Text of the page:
Mothering a child with autism may be more stressful than mothering one with developmental delays, concludes a July study published online in Autism.
Annette Estes, PhD, associate director of the University of Washington Autism Center in Seattle and the study's lead author, assembled 73 mothers of 3-and-a-half-year-old children, with either autism or developmental delays. Estes asked the mothers about their stress related to parenting; general stress not directly related to parenting; behavioral problems in their children; and degree of difficulty doing day-to-day tasks for their children, such as dressing them and getting them to school.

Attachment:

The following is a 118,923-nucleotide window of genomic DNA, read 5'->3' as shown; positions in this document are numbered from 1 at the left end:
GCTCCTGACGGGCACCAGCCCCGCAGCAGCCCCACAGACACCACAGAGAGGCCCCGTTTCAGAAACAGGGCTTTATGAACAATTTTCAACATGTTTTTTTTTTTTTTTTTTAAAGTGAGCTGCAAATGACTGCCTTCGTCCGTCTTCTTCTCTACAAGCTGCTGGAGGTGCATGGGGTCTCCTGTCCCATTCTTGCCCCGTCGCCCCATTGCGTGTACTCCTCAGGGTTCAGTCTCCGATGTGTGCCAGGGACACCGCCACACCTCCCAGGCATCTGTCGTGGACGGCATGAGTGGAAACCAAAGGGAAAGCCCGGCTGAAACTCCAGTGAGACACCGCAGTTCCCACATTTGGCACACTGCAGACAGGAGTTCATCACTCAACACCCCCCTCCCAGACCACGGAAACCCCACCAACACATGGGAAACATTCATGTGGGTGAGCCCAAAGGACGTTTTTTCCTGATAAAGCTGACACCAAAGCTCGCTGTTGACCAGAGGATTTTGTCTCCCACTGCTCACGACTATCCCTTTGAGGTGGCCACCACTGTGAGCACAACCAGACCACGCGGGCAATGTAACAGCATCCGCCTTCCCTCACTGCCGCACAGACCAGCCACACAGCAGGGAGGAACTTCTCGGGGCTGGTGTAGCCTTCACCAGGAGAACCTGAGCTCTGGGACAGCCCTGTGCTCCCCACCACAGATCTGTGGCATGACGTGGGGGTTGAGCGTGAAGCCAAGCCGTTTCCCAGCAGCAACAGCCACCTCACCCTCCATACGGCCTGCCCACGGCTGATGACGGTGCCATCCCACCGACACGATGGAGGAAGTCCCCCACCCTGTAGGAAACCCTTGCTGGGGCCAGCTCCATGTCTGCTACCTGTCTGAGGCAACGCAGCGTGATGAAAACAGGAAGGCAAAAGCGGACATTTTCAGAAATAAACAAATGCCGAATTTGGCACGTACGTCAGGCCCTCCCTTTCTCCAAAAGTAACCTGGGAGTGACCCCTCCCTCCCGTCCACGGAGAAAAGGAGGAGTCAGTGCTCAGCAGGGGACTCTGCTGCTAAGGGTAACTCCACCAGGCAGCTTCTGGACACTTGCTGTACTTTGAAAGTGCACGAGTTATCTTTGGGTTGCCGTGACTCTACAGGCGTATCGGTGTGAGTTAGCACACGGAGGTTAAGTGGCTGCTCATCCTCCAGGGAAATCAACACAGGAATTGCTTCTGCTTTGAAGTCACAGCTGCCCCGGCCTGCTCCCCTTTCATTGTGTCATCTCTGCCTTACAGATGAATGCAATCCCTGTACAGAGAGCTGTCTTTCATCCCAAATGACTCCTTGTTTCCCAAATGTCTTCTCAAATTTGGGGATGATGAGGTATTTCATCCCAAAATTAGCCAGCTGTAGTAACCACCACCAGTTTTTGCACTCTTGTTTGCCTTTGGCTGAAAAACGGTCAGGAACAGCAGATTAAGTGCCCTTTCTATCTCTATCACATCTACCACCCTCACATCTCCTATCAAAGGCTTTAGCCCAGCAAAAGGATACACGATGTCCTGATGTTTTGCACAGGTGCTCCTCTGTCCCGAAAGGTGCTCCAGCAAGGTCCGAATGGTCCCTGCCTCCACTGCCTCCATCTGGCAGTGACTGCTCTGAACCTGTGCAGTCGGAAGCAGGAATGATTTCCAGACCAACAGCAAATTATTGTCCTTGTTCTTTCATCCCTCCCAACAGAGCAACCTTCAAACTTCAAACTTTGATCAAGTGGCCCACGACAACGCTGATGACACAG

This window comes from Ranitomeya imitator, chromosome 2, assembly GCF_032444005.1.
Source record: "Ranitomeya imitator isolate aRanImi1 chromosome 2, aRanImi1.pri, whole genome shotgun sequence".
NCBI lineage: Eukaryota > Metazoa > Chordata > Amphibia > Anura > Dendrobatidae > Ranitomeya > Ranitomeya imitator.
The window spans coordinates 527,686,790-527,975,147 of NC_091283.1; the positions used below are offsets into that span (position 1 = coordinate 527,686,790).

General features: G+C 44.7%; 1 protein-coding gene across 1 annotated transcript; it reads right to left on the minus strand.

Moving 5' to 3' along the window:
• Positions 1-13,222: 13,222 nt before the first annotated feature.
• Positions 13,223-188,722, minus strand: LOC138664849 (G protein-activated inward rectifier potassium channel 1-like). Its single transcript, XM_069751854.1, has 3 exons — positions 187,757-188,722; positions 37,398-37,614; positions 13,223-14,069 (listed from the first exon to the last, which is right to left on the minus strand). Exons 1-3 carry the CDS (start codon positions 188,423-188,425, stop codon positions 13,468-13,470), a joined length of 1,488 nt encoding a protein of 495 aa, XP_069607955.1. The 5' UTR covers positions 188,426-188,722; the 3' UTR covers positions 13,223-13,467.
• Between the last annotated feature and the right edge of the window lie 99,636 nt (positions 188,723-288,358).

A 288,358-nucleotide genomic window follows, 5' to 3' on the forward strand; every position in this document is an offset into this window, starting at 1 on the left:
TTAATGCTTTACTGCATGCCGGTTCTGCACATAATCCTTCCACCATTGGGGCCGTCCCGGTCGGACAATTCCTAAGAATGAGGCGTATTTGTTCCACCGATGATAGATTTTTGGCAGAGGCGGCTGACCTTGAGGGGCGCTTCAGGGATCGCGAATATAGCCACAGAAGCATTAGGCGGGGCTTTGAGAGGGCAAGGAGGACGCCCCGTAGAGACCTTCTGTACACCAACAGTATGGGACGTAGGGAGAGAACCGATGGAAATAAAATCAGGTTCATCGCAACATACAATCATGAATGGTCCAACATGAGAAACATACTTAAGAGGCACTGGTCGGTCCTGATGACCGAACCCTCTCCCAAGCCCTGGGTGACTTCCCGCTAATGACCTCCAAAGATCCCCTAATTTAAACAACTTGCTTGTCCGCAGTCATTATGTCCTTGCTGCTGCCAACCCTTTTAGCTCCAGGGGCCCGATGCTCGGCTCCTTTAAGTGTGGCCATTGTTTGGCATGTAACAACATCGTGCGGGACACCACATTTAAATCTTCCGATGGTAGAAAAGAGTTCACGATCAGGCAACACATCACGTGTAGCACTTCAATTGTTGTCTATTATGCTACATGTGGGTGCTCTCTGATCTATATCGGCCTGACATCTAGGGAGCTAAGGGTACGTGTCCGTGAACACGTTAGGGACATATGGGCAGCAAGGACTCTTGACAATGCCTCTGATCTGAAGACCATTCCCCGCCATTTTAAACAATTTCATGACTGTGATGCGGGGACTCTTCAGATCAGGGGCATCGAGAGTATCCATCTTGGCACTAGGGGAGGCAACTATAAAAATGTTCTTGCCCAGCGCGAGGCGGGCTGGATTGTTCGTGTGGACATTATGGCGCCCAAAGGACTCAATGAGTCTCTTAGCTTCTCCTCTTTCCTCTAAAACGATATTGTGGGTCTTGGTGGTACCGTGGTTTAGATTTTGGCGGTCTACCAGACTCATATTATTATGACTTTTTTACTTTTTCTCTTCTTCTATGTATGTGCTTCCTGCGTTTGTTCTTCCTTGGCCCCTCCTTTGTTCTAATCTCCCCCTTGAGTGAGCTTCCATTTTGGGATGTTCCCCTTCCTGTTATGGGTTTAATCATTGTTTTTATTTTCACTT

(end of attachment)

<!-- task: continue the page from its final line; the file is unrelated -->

"We were wondering what might be the most difficult part for parents," Estes says.
Parents of children with autism reported higher levels of stress both related to parenting and in their daily lives than parents of developmentally delayed children. What surprised Estes was that the children's problematic behaviors, such as irritability, crying, agitation and inappropriate speech were the most stressful for the mother, rather than the daily caring tasks, which the mothers were able to cope with.
Estes says her results point to the fact that intervening early to improve children's behavior can spare parents a lot of stress, improving quality of life for them and their children. The study is part of a growing awareness that autism interventions should not so narrowly focus on the individual with the disease, she says.
"Autism impacts the whole family and we need to expand our scope," Estes says.